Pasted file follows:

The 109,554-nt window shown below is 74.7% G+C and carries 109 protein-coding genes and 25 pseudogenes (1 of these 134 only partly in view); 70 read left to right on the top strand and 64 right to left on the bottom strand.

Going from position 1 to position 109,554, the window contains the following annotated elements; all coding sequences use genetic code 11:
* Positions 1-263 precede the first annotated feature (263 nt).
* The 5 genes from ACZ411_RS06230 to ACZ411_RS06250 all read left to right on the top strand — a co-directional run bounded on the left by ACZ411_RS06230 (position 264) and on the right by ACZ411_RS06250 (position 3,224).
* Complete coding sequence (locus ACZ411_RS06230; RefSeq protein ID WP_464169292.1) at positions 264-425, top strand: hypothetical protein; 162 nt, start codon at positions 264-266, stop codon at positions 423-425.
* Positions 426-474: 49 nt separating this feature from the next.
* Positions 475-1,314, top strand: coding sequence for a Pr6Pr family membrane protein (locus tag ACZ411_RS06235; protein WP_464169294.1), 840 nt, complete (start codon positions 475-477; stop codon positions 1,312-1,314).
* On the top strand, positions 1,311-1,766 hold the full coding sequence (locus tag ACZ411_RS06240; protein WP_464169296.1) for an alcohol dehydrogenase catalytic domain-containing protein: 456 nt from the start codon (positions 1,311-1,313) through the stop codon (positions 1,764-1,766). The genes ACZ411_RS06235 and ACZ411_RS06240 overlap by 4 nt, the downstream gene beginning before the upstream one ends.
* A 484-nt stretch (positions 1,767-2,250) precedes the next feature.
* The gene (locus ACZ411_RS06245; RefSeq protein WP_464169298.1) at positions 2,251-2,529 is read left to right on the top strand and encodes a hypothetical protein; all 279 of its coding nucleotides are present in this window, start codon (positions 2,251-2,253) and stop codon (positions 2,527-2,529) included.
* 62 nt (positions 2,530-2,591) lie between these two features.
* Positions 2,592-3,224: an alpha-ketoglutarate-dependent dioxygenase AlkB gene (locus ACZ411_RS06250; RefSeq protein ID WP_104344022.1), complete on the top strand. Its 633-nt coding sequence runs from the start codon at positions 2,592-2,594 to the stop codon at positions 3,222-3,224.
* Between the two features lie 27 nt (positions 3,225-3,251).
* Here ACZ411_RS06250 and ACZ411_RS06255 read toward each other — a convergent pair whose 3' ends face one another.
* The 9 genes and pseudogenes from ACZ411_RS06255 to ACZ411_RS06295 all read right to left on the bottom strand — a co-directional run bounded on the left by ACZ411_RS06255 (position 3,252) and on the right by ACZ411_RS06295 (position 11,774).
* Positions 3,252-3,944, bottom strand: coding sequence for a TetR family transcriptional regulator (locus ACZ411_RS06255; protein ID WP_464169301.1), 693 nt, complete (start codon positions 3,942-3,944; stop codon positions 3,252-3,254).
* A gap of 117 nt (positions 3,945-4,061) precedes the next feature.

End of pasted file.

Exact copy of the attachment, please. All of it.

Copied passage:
The 109,554-nt window shown below is 74.7% G+C and carries 109 protein-coding genes and 25 pseudogenes (1 of these 134 only partly in view); 70 read left to right on the top strand and 64 right to left on the bottom strand.

Going from position 1 to position 109,554, the window contains the following annotated elements; all coding sequences use genetic code 11:
* Positions 1-263 precede the first annotated feature (263 nt).
* The 5 genes from ACZ411_RS06230 to ACZ411_RS06250 all read left to right on the top strand — a co-directional run bounded on the left by ACZ411_RS06230 (position 264) and on the right by ACZ411_RS06250 (position 3,224).
* Complete coding sequence (locus ACZ411_RS06230; RefSeq protein ID WP_464169292.1) at positions 264-425, top strand: hypothetical protein; 162 nt, start codon at positions 264-266, stop codon at positions 423-425.
* Positions 426-474: 49 nt separating this feature from the next.
* Positions 475-1,314, top strand: coding sequence for a Pr6Pr family membrane protein (locus tag ACZ411_RS06235; protein WP_464169294.1), 840 nt, complete (start codon positions 475-477; stop codon positions 1,312-1,314).
* On the top strand, positions 1,311-1,766 hold the full coding sequence (locus tag ACZ411_RS06240; protein WP_464169296.1) for an alcohol dehydrogenase catalytic domain-containing protein: 456 nt from the start codon (positions 1,311-1,313) through the stop codon (positions 1,764-1,766). The genes ACZ411_RS06235 and ACZ411_RS06240 overlap by 4 nt, the downstream gene beginning before the upstream one ends.
* A 484-nt stretch (positions 1,767-2,250) precedes the next feature.
* The gene (locus ACZ411_RS06245; RefSeq protein WP_464169298.1) at positions 2,251-2,529 is read left to right on the top strand and encodes a hypothetical protein; all 279 of its coding nucleotides are present in this window, start codon (positions 2,251-2,253) and stop codon (positions 2,527-2,529) included.
* 62 nt (positions 2,530-2,591) lie between these two features.
* Positions 2,592-3,224: an alpha-ketoglutarate-dependent dioxygenase AlkB gene (locus ACZ411_RS06250; RefSeq protein ID WP_104344022.1), complete on the top strand. Its 633-nt coding sequence runs from the start codon at positions 2,592-2,594 to the stop codon at positions 3,222-3,224.
* Between the two features lie 27 nt (positions 3,225-3,251).
* Here ACZ411_RS06250 and ACZ411_RS06255 read toward each other — a convergent pair whose 3' ends face one another.
* The 9 genes and pseudogenes from ACZ411_RS06255 to ACZ411_RS06295 all read right to left on the bottom strand — a co-directional run bounded on the left by ACZ411_RS06255 (position 3,252) and on the right by ACZ411_RS06295 (position 11,774).
* Positions 3,252-3,944, bottom strand: coding sequence for a TetR family transcriptional regulator (locus ACZ411_RS06255; protein ID WP_464169301.1), 693 nt, complete (start codon positions 3,942-3,944; stop codon positions 3,252-3,254).
* A gap of 117 nt (positions 3,945-4,061) precedes the next feature.